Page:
by Edd Doerr
With a 9:00 appointment in downtown Washington this morning I grabbed a book off the shelf to read on the long boring Metro ride, "Esto no es vida" ("This is not living") by Daniel Samper Pizano, a very funny humor columnist in Colombia's leading daily El Tiempo, a book published in the late '80s. When I got to page 19 I found this (my hasty translation): "A few days ago 72 Nobel Prize winners sent a brief to the US Supreme Court asking it to declare unconstitutional a law to require public school teachers to teach something called 'creationism'."
What! Hey, that was the Edwards v Aguillard case in 1987 in which the Court ruled 7-2, with Scalia and Rehnquist dissenting. that Louisiana's law mandating creationism in public school biology classes was unconstitutional. Justice William Brennan wrote the excellent majority ruling.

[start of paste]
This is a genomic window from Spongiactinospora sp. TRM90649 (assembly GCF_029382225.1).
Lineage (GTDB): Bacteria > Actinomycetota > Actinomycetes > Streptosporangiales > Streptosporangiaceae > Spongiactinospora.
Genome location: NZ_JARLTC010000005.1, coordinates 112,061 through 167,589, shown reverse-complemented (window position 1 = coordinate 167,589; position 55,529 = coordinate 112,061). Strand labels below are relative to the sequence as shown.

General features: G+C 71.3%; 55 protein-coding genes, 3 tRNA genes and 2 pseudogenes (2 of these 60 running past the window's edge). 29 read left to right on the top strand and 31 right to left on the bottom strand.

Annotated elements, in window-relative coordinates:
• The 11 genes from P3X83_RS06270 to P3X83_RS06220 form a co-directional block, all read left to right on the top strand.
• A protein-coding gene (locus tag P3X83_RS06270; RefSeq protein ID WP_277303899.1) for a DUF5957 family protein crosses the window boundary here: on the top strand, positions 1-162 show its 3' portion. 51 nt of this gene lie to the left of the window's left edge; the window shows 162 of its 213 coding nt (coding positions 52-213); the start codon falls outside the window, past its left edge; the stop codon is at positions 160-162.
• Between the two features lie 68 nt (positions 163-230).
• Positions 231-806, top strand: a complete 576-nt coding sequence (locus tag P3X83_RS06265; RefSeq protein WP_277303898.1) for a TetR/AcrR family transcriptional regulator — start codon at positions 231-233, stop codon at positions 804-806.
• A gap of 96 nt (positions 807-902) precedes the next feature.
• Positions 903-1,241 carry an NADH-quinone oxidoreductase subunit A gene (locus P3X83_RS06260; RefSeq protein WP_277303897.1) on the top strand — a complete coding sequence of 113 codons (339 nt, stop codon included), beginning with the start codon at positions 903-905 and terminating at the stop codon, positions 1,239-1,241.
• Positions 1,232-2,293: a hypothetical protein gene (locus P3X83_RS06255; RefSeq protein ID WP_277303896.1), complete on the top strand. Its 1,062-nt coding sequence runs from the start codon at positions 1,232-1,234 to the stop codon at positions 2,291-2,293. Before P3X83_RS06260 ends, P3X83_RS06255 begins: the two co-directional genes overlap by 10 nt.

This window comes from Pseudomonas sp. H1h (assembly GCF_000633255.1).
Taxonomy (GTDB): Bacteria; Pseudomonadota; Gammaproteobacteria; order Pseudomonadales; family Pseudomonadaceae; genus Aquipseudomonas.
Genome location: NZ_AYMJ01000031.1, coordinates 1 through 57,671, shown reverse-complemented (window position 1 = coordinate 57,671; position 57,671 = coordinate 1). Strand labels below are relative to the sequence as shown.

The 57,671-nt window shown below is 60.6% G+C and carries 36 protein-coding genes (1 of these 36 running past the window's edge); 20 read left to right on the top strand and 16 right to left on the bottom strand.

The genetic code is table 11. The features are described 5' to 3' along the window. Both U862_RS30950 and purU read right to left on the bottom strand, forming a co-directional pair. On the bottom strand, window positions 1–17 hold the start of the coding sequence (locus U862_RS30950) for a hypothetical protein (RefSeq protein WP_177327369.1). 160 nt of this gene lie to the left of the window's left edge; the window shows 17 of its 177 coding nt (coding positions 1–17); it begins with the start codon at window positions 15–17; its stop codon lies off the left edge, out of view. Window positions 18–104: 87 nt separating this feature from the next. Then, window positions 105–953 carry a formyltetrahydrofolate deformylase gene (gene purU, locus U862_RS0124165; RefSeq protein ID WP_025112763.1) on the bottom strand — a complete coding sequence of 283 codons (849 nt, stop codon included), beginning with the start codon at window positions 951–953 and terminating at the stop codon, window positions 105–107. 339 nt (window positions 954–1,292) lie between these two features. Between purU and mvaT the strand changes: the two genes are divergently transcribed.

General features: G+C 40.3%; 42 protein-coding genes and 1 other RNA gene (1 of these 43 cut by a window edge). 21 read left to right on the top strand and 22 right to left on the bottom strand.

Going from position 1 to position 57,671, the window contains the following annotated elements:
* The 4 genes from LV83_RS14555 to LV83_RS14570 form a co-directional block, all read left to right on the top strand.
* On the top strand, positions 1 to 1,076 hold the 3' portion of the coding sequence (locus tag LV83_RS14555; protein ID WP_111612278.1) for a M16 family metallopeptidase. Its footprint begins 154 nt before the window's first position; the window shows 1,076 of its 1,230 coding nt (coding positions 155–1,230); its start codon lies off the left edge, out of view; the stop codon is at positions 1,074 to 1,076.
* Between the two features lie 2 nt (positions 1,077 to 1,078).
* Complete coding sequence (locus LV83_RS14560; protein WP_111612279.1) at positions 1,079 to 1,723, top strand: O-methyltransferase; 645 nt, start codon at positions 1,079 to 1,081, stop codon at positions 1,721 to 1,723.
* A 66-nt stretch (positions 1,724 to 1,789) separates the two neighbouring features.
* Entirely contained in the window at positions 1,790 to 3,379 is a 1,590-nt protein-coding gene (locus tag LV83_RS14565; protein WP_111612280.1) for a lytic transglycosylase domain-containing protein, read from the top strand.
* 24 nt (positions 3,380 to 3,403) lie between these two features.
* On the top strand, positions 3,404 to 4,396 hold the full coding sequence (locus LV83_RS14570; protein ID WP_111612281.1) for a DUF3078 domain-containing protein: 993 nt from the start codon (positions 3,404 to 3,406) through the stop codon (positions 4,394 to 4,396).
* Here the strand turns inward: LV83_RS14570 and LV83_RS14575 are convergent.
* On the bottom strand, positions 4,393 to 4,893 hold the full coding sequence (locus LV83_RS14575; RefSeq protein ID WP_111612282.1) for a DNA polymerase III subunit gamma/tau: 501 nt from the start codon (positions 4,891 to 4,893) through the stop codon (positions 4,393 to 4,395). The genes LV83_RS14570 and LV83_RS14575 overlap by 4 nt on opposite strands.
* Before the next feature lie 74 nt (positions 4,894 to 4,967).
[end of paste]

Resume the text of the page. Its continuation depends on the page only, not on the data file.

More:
So! Well, I'm the guy who came up with the idea of having the amicus curiae brief by the Nobel laureates, about 90% of the living Nobel science laureates in the US. My idea amplified that of just having a brief by the California Academy of Sciences.
But back to Samper Pizano's piece. He wrote, explaining evolution: "After millions of years an insignificant larva left the sea and founded life out of the water. This primitive larva -- hermaphrodite, invertebrate and eating its own poop -- degenerated and downgraded until in time it was converted into the bank managers, bus drivers and commentators we know today."
And: "Until a few decades ago evolutionists were attacked and had rocks thrown at them for maintaining that humans descended from monkeys. Generally, the first stones were thrown by the monkeys."
I wonder if Samper Pizano knows that only about half of Americans today accept evolution.